Renault's Daniel Ricciardo says the Singapore Grand Prix stewards' decision to exclude him from qualifying ruined his weekend and left him feeling 'disgraced' by the harshness of the penalty.
Ricciardo had enjoyed a productive qualifying session on Saturday, clocking in P8, but a technical infringement involving an MGU-K power limit breach in Q1 let to the Aussie being thrown out of the session and starting his race from the back of the grid.
Renault pleaded with the stewards, highlighting the fact that the MGU-K power surge had happened just once and only delivered an insignificant microsecond gain to Ricciardo, but the argument fell on deaf ears.
The Honey Badger started his race with the bit between his teeth and appeared set for a top-ten finish when a spat with Alfa Romeo's Antonio Giovinazzi led to a puncture and a pit stop that put him out of contention for points.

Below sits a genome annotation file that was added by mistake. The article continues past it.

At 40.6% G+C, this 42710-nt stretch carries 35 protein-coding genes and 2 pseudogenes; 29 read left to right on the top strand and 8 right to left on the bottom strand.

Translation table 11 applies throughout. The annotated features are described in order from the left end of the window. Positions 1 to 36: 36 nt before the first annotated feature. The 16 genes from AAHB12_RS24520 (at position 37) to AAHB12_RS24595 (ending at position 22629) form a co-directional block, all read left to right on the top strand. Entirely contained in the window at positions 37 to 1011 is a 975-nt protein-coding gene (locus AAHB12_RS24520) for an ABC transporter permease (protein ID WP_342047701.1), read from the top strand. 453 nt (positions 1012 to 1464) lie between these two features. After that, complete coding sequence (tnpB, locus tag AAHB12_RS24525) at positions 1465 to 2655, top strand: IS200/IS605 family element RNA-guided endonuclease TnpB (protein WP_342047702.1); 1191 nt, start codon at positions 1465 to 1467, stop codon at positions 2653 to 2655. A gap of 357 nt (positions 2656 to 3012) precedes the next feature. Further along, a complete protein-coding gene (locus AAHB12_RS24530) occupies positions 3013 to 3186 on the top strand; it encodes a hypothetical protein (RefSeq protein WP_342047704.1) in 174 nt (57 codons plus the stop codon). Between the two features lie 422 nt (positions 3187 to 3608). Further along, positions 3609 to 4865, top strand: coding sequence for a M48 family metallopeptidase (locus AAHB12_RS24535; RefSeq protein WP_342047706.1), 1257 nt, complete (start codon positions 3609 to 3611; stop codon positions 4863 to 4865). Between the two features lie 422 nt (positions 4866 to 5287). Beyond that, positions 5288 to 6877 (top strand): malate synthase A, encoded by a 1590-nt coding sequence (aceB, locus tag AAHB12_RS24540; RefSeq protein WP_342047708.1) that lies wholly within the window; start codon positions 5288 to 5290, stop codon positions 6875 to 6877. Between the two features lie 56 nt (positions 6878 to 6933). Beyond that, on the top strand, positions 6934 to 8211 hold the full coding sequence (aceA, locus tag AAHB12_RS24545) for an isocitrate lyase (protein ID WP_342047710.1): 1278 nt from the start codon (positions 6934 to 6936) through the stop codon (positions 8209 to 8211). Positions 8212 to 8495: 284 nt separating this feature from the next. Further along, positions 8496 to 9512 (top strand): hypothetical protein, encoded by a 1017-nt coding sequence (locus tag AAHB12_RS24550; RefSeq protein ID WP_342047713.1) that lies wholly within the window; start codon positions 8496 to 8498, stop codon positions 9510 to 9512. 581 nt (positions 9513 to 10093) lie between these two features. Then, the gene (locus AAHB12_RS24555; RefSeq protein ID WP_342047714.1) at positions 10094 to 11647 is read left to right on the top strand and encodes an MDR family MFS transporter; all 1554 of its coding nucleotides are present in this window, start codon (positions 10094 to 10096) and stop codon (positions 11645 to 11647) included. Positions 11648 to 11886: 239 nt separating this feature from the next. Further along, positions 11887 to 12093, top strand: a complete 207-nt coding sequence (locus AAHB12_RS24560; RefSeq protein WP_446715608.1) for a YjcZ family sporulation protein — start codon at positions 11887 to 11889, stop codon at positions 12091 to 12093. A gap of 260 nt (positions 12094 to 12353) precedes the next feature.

Beyond the lousy race result, Ricciardo still couldn't wrap his head around the stewards' severe call from the day before.
"For me, it happened on one occurrence on one lap. If it was happening at the same corner every lap throughout the session, I would not complain at all," he said, quoted by Crash.net.
"It’s like track limits, you go off and gain an advantage, delete that lap. We didn’t even gain an advantage from this and yet they delete the whole session.
"I was disgraced by that," he admitted. "I voiced my opinion and I will keep voicing it.
"They are doing all the great things by letting us race on track and all that, but then what’s the point of not giving penalties on track but then giving a massive penalty for something that’s out of my control.
"I have some strong words for them, but I’ll leave that. I think you know what I feel. They ruined my weekend.
"A 12-hour flight return, I feel was bit for nothing. So maybe they will pay for my seat on the way home tomorrow," said Ricciardo who felt "a lot of anger".
"You feel hard done by because I’ve never pissed off anyone there personally. I don’t have a grudge on anyone. I’d think just a bit of common sense would prevail."